>> listen
    >> for that event. A more real world example would be that I have a
    >> delete() method that was called and I want to let all interested
    >> parties know that the delete() method was called.
    >>
    >> In the Java space I would setup an event listener. When the delete()
    >> method would be called I wouold send an event to all my registered
    >> listeners.

    >
    > I think you are looking for observer, in Ruby's standard library:
    >
    > http://www.ruby-doc.org/stdlib/libdoc/observer/rdoc/index.html


    This started in interesting thought with me: a block would come in handy
    as listener as well. In fact "adapter" might be a better name and what we
    get then seems to be quite similar to the C# approach.

    class SomeObserver
    def register(observable)
    observable.add_observer do |*a|
    puts "changed" if DEBUG
    @model_change = true
    # ...
    end
    end
    end

    Disadvantages I see so far

    - removal of adapters is impossible

    - a lot unnecessary adapter objects might be created

    Alternative approach:

    class SomeObserver
    def register(observable)
    observable.add_observer adapter(observable) do |*a|
    puts "changed" if DEBUG
    @model_change = true
    # ...
    end
    end

    def adapter(obj,&b)
    @adapters[obj] ||= ( b; class <<b; alias :update :call; end; b )
    end
    end

    Sorry, just loud thinking...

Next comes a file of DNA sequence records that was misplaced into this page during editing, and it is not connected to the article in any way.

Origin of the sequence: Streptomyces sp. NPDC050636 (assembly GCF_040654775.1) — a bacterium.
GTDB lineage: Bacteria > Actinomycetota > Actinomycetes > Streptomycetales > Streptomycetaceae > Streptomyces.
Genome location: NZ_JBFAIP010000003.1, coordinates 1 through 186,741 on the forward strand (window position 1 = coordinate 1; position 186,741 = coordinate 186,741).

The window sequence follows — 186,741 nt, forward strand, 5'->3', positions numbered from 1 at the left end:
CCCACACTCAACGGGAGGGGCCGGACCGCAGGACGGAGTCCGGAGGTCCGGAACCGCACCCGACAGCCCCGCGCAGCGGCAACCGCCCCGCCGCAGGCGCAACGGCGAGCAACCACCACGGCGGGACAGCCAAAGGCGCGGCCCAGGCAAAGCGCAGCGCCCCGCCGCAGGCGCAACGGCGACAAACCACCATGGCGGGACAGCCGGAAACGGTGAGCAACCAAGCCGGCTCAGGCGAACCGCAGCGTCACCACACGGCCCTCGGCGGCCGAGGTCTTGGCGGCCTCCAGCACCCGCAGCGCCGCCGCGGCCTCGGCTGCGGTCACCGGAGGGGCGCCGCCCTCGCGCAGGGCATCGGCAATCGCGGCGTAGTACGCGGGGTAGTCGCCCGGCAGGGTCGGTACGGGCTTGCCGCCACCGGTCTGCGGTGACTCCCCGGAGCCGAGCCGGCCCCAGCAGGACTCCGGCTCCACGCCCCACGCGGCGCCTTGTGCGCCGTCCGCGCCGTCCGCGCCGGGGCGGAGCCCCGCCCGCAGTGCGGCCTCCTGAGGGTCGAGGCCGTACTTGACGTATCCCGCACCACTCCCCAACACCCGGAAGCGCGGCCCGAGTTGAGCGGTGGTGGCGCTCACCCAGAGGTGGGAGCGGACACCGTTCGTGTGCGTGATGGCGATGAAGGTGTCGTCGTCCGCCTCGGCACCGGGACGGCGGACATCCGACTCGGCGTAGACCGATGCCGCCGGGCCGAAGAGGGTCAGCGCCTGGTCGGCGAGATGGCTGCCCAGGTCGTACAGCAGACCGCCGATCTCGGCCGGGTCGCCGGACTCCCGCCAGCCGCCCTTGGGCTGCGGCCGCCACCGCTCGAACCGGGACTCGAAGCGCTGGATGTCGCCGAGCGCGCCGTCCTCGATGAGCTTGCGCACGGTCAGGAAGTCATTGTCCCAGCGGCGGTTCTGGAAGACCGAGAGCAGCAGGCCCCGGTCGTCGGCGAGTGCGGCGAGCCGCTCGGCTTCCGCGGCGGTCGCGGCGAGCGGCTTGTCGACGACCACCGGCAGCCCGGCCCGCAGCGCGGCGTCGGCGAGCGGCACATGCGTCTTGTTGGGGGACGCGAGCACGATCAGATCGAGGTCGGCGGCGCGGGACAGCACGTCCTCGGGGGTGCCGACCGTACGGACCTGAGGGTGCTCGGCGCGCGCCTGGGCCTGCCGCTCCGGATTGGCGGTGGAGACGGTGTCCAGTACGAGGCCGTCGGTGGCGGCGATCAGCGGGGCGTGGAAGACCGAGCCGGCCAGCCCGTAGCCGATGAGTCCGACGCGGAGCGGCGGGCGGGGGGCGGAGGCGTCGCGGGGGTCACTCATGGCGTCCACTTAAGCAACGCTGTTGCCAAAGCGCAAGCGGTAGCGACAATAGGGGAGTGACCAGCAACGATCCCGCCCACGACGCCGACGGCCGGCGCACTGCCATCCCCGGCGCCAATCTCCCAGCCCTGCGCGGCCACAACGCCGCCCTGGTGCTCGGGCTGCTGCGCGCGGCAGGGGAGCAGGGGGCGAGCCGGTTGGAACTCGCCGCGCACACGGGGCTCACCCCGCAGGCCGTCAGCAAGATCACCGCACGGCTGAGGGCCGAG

Kind regards

    robert
    Robert Klemme, Oct 7, 2005
    #4
  5. Jeff Wood Guest

    ------=_Part_13099_4540671.1128698844549
    Content-Type: text/plain; charset=ISO-8859-1
    Content-Transfer-Encoding: quoted-printable
    Content-Disposition: inline

    You could always make your adapter collection a hash instead of an array,
    then you would have a name to be able to replace/delete by.
    j.

    On 10/7/05, Robert Klemme <> wrote:
    >
    > James Edward Gray II wrote:
    > > On Oct 7, 2005, at 8:46 AM, wrote:
    > >
    > >> Hi,

    > >
    > > Hello and welcome.
    > >
    > >> I am coming from the Java world and was wondering if there ins
    > >> anything
    > >> in Ruby similar to Java's event processing? For example I have a
    > >> particular Object that can fire off an event to all objects that
    > >> listen
    > >> for that event. A more real world example would be that I have a
    > >> delete() method that was called and I want to let all interested
    > >> parties know that the delete() method was called.
    > >>
    > >> In the Java space I would setup an event listener. When the delete()
    > >> method would be called I wouold send an event to all my registered
    > >> listeners.

    > >
    > > I think you are looking for observer, in Ruby's standard library:
    > >
    > > http://www.ruby-doc.org/stdlib/libdoc/observer/rdoc/index.html

    >
    > This started in interesting thought with me: a block would come in handy